(NaturalNews) A plethora of scientific research has been published in recent years condemning grilled, fried, and other aggressively-cooked meats as harmful to health -- and for good reason, as overcooking meat has, indeed, been shown to degrade its nutritional profile, and in some cases even make it carcinogenic. But one easy way you can proactively avoid the potential toxicity of meat this summer is to simply marinate it first.
When meats are cooked at high temperatures, typically over an open flame or hot coals, the intense heat generated converts otherwise beneficial amino acids in the meat into toxic compounds known as heterocyclic amines (HCAs). Similarly, when the fat in meat is exposed to an open flame, polycyclic aromatic hydrocarbons (PAHs) are produced. Both HCAs and PAHs have been shown to damage DNA, and in some cases cause cancer.
But the good news is that these harmful compounds can be prevented from forming by first marinating meat. According to several recent studies, marinating meat basically protects it from becoming damaged by high heat. And the reason for this, at least according to some informed experts, is that marinades typical contain herbs, spices, and other agents that are high in antioxidants.
"Marinades create a 'barrier' between the meat and cancer-causing compounds," writes Larissa Long for LiveInTheNow.com. "Researchers believe that this could be due to the high antioxidant content of various herbs and spices used in marinades."
Numerous studies over the years suggest marinades make meat healthier
A 2012 study published in the Journal of Agricultural and Food Chemistry affirms this, having found that a variety of unique marinades exhibit anti-HCA effects when applied to meat. One particular marinade blend containing garlic, ginger, thyme, rosemary, and red chili pepper was found to reduce HCA production by an astounding 74 percent. Similarly, wine by itself; dealcoholized wine with herbs; beer and herbs; dealcoholized wine by itself; and beer by itself were also found to help reduce HCA content in meat.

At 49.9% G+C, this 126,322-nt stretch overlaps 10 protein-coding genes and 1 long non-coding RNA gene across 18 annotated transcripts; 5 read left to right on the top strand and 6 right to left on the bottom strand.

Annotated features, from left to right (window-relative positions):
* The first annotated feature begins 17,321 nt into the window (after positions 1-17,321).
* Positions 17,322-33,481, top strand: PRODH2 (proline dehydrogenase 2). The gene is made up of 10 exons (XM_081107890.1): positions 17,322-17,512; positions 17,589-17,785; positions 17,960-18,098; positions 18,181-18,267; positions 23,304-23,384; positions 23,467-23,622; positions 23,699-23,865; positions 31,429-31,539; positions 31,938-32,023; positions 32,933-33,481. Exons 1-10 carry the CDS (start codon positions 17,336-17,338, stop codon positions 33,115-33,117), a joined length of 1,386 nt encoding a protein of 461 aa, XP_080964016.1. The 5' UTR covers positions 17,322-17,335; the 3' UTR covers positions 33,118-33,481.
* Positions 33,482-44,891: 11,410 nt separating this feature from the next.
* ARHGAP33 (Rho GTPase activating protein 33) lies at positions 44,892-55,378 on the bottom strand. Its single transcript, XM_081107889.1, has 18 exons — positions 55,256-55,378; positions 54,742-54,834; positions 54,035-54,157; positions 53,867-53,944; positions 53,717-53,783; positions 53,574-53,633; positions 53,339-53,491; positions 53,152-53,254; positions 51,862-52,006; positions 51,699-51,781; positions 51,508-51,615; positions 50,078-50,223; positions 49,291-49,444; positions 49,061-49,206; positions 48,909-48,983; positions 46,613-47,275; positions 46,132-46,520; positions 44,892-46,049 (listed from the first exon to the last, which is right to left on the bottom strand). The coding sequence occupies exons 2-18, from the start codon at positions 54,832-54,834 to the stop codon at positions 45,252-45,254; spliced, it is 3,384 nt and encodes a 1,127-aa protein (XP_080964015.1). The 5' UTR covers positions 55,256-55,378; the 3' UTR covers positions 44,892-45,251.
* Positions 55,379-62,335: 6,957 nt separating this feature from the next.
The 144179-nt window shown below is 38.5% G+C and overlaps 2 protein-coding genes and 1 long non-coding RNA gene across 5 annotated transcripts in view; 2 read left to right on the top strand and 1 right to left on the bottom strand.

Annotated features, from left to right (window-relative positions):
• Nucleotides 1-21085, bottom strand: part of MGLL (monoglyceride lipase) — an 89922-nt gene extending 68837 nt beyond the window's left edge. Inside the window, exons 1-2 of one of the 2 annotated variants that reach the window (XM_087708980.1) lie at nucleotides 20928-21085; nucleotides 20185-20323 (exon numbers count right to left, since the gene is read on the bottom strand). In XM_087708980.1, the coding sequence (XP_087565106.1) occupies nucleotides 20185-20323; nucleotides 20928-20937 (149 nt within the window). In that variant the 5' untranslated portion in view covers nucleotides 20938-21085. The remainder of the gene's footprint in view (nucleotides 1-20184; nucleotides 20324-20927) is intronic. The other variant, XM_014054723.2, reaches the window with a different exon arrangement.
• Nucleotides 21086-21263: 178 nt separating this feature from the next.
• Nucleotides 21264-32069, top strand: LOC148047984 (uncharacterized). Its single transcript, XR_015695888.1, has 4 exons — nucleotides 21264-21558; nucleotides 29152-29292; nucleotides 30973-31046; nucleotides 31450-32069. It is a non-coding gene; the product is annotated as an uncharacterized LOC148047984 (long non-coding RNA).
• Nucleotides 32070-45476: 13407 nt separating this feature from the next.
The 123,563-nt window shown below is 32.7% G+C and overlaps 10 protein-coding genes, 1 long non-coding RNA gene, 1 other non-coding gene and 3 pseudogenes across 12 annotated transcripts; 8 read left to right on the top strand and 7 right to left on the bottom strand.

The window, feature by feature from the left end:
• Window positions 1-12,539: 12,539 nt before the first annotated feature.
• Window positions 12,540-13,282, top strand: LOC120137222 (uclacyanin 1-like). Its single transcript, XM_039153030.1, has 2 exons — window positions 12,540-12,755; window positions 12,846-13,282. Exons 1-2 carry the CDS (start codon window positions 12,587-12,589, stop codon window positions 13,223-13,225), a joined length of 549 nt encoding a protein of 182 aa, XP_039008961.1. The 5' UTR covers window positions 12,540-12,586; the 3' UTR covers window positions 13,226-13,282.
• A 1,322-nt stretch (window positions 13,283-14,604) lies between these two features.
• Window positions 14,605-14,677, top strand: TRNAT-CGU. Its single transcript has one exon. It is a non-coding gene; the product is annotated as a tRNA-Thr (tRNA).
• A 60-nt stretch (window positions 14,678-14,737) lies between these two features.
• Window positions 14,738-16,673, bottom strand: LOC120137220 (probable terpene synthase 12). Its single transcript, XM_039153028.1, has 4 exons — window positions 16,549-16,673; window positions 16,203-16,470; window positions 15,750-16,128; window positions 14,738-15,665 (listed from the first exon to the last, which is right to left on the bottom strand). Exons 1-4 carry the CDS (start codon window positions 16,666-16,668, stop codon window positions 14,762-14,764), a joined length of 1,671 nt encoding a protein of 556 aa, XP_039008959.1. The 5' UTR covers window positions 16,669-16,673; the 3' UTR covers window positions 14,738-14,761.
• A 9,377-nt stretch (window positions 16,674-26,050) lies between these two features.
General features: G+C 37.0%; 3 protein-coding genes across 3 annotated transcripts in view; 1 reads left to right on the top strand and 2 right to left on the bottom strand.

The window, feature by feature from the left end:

Another study published in the Journal of Food Science a few years earlier found that HCAs are reduced by various other types of marinades. A "Caribbean" marinade, for instance, was found to reduce HCA production by 88 percent in this study, while both an herb-based and "Southwest" marinade helped reduce HCA content by 72 percent and 57 percent, respectively.
And again in 2012, a study published in the journal Food Control found that applying a marinade to meat prior to cooking can significantly reduce its PAH content. In this particularly study, acidic marinades containing lemon juice were found to be most effective at reducing PAH production in meat during high-heat cooking.
As always, choose grass-fed, non-GMO meats and GMO-free marinades for optimal nutrition
All in all, it appears that soaking meat in some kind of protective marinade containing either acidic or herbal ingredients for at least 30 minutes prior to cooking it can help significantly reduce its content of potential cancer-causing agents. Just be sure to use meat that is derived either from grass-fed, pasture-based animals, or animals fed only non-genetically-modified (non-GMO) feed without added antibiotics in order to avoid other health problems. And always choose marinades that contain only non-GMO oils and other ingredients.
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